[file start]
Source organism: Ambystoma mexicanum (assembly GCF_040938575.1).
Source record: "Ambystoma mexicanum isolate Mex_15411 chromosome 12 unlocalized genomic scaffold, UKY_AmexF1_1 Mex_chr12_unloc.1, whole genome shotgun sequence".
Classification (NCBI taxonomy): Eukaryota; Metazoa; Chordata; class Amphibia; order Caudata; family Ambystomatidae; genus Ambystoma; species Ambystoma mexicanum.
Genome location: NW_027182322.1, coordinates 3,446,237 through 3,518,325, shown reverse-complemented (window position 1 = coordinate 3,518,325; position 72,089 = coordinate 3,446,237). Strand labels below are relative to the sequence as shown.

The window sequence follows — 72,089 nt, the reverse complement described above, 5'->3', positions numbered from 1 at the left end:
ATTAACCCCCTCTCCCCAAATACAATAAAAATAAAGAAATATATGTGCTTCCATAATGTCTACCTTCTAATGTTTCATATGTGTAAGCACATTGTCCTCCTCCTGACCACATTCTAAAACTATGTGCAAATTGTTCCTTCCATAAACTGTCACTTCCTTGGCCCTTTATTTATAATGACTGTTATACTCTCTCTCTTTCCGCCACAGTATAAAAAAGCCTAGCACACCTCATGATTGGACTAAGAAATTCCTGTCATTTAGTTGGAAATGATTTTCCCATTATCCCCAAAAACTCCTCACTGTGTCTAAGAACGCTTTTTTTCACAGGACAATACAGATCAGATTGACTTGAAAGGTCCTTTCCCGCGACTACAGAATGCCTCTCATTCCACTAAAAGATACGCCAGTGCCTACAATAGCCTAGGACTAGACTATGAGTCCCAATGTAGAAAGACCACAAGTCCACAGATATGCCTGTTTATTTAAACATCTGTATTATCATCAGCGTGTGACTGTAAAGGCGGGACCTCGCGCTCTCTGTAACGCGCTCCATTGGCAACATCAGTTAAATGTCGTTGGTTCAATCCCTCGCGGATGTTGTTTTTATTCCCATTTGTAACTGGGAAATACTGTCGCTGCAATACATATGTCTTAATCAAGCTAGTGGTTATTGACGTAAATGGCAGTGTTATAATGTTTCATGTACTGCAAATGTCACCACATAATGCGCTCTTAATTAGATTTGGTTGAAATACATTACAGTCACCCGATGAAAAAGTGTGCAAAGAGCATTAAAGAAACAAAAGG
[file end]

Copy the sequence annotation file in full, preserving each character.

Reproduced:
Source organism: Ambystoma mexicanum (assembly GCF_040938575.1).
Source record: "Ambystoma mexicanum isolate Mex_15411 chromosome 12 unlocalized genomic scaffold, UKY_AmexF1_1 Mex_chr12_unloc.1, whole genome shotgun sequence".
Classification (NCBI taxonomy): Eukaryota; Metazoa; Chordata; class Amphibia; order Caudata; family Ambystomatidae; genus Ambystoma; species Ambystoma mexicanum.
Genome location: NW_027182322.1, coordinates 3,446,237 through 3,518,325, shown reverse-complemented (window position 1 = coordinate 3,518,325; position 72,089 = coordinate 3,446,237). Strand labels below are relative to the sequence as shown.

The window sequence follows — 72,089 nt, the reverse complement described above, 5'->3', positions numbered from 1 at the left end:
ATTAACCCCCTCTCCCCAAATACAATAAAAATAAAGAAATATATGTGCTTCCATAATGTCTACCTTCTAATGTTTCATATGTGTAAGCACATTGTCCTCCTCCTGACCACATTCTAAAACTATGTGCAAATTGTTCCTTCCATAAACTGTCACTTCCTTGGCCCTTTATTTATAATGACTGTTATACTCTCTCTCTTTCCGCCACAGTATAAAAAAGCCTAGCACACCTCATGATTGGACTAAGAAATTCCTGTCATTTAGTTGGAAATGATTTTCCCATTATCCCCAAAAACTCCTCACTGTGTCTAAGAACGCTTTTTTTCACAGGACAATACAGATCAGATTGACTTGAAAGGTCCTTTCCCGCGACTACAGAATGCCTCTCATTCCACTAAAAGATACGCCAGTGCCTACAATAGCCTAGGACTAGACTATGAGTCCCAATGTAGAAAGACCACAAGTCCACAGATATGCCTGTTTATTTAAACATCTGTATTATCATCAGCGTGTGACTGTAAAGGCGGGACCTCGCGCTCTCTGTAACGCGCTCCATTGGCAACATCAGTTAAATGTCGTTGGTTCAATCCCTCGCGGATGTTGTTTTTATTCCCATTTGTAACTGGGAAATACTGTCGCTGCAATACATATGTCTTAATCAAGCTAGTGGTTATTGACGTAAATGGCAGTGTTATAATGTTTCATGTACTGCAAATGTCACCACATAATGCGCTCTTAATTAGATTTGGTTGAAATACATTACAGTCACCCGATGAAAAAGTGTGCAAAGAGCATTAAAGAAACAAAAGG